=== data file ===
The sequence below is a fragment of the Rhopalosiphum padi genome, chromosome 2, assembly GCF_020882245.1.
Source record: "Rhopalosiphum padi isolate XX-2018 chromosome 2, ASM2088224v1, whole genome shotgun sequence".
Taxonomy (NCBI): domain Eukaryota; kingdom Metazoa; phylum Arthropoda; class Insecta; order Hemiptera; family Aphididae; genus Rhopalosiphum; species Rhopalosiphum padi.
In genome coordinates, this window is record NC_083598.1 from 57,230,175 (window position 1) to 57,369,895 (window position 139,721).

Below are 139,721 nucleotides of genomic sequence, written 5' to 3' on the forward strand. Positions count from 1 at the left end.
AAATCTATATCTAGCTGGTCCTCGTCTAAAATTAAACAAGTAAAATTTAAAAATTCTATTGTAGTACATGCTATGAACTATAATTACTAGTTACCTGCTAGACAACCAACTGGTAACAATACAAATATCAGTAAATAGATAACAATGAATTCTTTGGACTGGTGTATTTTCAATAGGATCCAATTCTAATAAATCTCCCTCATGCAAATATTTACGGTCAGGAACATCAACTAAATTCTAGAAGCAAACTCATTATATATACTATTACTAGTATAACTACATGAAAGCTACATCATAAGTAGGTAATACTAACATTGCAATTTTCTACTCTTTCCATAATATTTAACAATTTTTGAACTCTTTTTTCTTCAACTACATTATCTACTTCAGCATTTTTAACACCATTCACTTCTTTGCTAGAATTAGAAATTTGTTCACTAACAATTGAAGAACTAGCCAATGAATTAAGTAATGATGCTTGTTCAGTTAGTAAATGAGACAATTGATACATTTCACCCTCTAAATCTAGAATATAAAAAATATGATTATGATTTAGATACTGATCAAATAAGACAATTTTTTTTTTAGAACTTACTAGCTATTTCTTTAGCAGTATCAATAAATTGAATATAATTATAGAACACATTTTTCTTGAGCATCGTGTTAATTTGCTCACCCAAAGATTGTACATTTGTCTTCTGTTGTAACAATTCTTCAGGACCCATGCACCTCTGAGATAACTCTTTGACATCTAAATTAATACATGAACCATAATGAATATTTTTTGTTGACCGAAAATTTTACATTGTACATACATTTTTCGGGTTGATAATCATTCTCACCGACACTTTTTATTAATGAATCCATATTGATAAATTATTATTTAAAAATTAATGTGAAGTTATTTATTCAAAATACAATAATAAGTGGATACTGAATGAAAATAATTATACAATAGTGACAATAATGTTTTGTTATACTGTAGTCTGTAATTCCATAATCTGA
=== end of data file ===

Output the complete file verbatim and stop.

The sequence below is a fragment of the Rhopalosiphum padi genome, chromosome 2, assembly GCF_020882245.1.
Source record: "Rhopalosiphum padi isolate XX-2018 chromosome 2, ASM2088224v1, whole genome shotgun sequence".
Taxonomy (NCBI): domain Eukaryota; kingdom Metazoa; phylum Arthropoda; class Insecta; order Hemiptera; family Aphididae; genus Rhopalosiphum; species Rhopalosiphum padi.
In genome coordinates, this window is record NC_083598.1 from 57,230,175 (window position 1) to 57,369,895 (window position 139,721).

Below are 139,721 nucleotides of genomic sequence, written 5' to 3' on the forward strand. Positions count from 1 at the left end.
AAATCTATATCTAGCTGGTCCTCGTCTAAAATTAAACAAGTAAAATTTAAAAATTCTATTGTAGTACATGCTATGAACTATAATTACTAGTTACCTGCTAGACAACCAACTGGTAACAATACAAATATCAGTAAATAGATAACAATGAATTCTTTGGACTGGTGTATTTTCAATAGGATCCAATTCTAATAAATCTCCCTCATGCAAATATTTACGGTCAGGAACATCAACTAAATTCTAGAAGCAAACTCATTATATATACTATTACTAGTATAACTACATGAAAGCTACATCATAAGTAGGTAATACTAACATTGCAATTTTCTACTCTTTCCATAATATTTAACAATTTTTGAACTCTTTTTTCTTCAACTACATTATCTACTTCAGCATTTTTAACACCATTCACTTCTTTGCTAGAATTAGAAATTTGTTCACTAACAATTGAAGAACTAGCCAATGAATTAAGTAATGATGCTTGTTCAGTTAGTAAATGAGACAATTGATACATTTCACCCTCTAAATCTAGAATATAAAAAATATGATTATGATTTAGATACTGATCAAATAAGACAATTTTTTTTTTAGAACTTACTAGCTATTTCTTTAGCAGTATCAATAAATTGAATATAATTATAGAACACATTTTTCTTGAGCATCGTGTTAATTTGCTCACCCAAAGATTGTACATTTGTCTTCTGTTGTAACAATTCTTCAGGACCCATGCACCTCTGAGATAACTCTTTGACATCTAAATTAATACATGAACCATAATGAATATTTTTTGTTGACCGAAAATTTTACATTGTACATACATTTTTCGGGTTGATAATCATTCTCACCGACACTTTTTATTAATGAATCCATATTGATAAATTATTATTTAAAAATTAATGTGAAGTTATTTATTCAAAATACAATAATAAGTGGATACTGAATGAAAATAATTATACAATAGTGACAATAATGTTTTGTTATACTGTAGTCTGTAATTCCATAATCTGA